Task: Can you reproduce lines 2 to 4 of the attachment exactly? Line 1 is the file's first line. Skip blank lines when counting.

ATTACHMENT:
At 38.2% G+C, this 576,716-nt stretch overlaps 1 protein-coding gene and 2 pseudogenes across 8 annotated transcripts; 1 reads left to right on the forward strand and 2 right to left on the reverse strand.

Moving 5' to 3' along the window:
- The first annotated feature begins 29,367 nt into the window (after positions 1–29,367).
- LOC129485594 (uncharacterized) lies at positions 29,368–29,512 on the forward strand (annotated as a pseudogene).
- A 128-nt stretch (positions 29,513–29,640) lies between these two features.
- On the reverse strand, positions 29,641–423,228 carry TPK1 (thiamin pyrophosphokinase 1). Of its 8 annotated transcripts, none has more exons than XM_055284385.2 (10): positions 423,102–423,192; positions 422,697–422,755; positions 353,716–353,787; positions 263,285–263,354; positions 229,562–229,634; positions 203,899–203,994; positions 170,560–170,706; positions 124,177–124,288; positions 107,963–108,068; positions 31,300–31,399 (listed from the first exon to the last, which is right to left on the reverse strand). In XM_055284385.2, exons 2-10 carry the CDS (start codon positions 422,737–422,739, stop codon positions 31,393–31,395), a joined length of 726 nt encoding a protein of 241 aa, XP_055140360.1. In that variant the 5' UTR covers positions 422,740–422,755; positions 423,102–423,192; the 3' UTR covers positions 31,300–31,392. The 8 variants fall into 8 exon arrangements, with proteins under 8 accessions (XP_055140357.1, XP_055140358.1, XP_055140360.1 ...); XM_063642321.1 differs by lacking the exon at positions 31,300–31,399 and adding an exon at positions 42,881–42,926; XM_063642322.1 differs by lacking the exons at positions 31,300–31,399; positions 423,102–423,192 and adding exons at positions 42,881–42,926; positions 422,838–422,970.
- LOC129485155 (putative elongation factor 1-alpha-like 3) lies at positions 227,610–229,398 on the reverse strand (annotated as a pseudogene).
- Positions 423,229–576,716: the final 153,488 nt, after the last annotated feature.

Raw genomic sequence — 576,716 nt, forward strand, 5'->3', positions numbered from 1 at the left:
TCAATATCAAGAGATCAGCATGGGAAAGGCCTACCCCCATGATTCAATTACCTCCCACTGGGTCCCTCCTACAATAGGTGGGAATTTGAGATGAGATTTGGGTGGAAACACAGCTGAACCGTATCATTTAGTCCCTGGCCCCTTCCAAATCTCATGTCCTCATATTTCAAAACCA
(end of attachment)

Moving 5' to 3' along the window:
- The first annotated feature begins 29,367 nt into the window (after positions 1–29,367).
- LOC129485594 (uncharacterized) lies at positions 29,368–29,512 on the forward strand (annotated as a pseudogene).